Update: The $8,000 First Time Home Buyer Tax Credit Extended the deadline until June 30, 2010. In addition, it will now include a $6,500 Home Buyer Tax Credit for Existing Homeowners.

We finally have an enhanced first time home buyer tax credit! The President signed the Economic Stimulus Bill Tuesday, which includes a $8,000 tax credit for first time home buyers.

$8,000 First Time Home Buyer Tax Credit

Even though the $15,000 Home Buyer Tax Credit was proposed, it was cut back in negotiations.

The good news for home buyers, is that unlike last year’s $7,500 First Time Home Buyer Tax Credit, the 2009 home buyer tax credit doesn’t need to be paid back!

Here is additional information on the credit:

  • It applies to homes purchased January 1, 2009 through November 30, 2009.
  • You must keep the home for three years.
  • The credit is for $8,000 or 10% of the home’s value, whichever is less.
  • The credit is refundable.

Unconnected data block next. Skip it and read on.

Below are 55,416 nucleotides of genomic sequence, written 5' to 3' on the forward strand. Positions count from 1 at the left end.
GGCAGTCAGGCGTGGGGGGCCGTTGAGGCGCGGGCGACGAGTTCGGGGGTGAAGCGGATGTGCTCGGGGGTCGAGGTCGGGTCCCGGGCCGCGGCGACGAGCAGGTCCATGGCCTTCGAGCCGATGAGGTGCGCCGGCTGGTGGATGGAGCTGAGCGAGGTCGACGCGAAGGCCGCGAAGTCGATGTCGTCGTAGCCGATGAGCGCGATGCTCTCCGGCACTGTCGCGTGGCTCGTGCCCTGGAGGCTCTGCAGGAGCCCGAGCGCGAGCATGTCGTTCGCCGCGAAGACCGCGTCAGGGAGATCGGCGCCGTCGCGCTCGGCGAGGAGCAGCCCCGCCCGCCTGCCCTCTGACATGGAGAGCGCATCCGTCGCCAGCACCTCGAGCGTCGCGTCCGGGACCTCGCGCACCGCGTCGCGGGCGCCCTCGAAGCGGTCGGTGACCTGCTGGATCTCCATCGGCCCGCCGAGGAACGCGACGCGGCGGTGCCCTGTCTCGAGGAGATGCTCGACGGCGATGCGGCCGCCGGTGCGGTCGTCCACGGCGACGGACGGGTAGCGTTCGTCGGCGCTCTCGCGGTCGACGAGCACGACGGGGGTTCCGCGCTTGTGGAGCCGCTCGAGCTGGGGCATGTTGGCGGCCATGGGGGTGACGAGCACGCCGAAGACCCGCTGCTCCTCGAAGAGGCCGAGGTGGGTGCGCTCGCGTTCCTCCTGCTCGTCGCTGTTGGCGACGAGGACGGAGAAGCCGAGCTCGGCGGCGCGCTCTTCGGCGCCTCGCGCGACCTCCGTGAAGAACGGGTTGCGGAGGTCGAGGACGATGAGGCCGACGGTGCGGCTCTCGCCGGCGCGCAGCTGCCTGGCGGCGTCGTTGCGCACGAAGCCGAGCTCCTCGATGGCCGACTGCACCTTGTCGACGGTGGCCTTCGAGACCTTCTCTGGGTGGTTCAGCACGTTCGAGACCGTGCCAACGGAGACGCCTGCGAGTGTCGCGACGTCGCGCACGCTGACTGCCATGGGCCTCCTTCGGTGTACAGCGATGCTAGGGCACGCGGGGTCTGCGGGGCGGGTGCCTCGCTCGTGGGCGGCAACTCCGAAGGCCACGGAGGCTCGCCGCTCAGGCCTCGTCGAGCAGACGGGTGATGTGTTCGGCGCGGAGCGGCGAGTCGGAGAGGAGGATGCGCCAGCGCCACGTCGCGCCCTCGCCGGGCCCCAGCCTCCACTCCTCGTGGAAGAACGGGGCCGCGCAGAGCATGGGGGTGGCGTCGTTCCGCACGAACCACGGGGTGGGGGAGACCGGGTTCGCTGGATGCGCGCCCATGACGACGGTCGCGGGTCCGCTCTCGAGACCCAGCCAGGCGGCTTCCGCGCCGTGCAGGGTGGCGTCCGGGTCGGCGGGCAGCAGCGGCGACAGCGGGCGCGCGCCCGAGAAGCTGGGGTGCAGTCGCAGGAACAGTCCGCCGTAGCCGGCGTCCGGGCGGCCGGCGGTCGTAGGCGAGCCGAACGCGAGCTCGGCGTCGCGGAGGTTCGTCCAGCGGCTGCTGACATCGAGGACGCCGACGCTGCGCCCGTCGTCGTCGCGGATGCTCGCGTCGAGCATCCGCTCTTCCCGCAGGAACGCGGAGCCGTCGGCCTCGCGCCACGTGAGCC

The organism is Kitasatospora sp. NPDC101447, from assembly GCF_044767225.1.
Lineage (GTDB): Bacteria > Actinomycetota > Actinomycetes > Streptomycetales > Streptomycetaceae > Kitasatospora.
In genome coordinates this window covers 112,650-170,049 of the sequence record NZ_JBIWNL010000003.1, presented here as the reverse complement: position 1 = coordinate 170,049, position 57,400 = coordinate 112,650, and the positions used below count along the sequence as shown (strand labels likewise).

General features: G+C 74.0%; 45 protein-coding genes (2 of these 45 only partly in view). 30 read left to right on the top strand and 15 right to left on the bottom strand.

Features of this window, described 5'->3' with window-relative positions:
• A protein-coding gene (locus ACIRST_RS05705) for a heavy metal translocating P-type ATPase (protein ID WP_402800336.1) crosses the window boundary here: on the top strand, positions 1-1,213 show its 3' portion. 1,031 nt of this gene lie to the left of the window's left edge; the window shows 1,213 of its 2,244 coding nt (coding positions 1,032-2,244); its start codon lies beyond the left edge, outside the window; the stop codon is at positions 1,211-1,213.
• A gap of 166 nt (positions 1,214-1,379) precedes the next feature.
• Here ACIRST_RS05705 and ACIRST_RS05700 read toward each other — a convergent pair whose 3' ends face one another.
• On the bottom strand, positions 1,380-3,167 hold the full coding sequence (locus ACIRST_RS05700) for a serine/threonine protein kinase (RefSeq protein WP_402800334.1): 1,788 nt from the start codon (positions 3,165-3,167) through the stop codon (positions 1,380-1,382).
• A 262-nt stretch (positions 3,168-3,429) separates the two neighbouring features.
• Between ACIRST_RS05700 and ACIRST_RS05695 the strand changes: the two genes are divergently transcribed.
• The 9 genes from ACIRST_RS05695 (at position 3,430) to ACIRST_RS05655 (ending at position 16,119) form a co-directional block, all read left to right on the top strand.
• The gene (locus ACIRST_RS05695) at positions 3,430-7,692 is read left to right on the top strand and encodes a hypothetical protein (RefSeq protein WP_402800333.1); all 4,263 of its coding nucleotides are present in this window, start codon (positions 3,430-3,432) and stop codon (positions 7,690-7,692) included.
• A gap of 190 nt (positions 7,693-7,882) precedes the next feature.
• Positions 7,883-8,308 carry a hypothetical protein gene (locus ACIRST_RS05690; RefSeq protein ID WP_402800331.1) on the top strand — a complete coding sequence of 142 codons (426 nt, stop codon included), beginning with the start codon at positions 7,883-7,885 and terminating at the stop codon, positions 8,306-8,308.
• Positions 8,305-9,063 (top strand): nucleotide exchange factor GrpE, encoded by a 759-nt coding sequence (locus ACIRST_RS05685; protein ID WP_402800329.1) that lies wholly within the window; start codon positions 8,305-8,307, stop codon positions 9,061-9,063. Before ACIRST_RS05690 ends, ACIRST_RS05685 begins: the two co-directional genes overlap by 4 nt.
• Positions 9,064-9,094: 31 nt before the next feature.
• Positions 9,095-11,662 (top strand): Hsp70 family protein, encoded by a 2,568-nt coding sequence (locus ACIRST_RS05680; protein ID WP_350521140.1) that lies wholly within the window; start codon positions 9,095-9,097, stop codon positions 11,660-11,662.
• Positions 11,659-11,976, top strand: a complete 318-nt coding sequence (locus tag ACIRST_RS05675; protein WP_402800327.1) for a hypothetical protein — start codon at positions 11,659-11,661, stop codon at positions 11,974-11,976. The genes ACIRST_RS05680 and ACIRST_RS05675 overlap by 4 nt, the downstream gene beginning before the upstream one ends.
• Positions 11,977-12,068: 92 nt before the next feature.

• You cannot have owned a home for the past 3 years.
  • It phases out for incomes between $75,000 to $95,000 for single and $150,000 to $170,000 for couples.

How to File for Your Home Buyer Tax Credit

A reader, Yvette, asked the following question:

Since the stimulus package was signed, when and where can I find the details for the $8,000 home buyer tax credit? We are in escrow now hoping to close by the end of this month and are holding off on filing our taxes because we would like to file the house for 2008. Also, do the tax software packages get updated with that info? Or that box for a tax credit?

In the original bill, you could elect to treat the $7,500 loan for a 2009 purchase on your 2008 taxes. According to the new 2009 bill, you can still make the election on your 2008 taxes. If you do this, you still will not have to repay it, if your purchase occurs during 2009.

I checked my version of TaxCut yesterday, but haven’t seen any updates yet. I also haven’t seen any memos from the IRS yet.

In the past, in this type of situation the IRS usually updates the affected forms (Form 5405 is where you claim the credit), and the tax software packages follow soon after. However, we’ll have to wait to see how they decide to handle the increase to $8,000.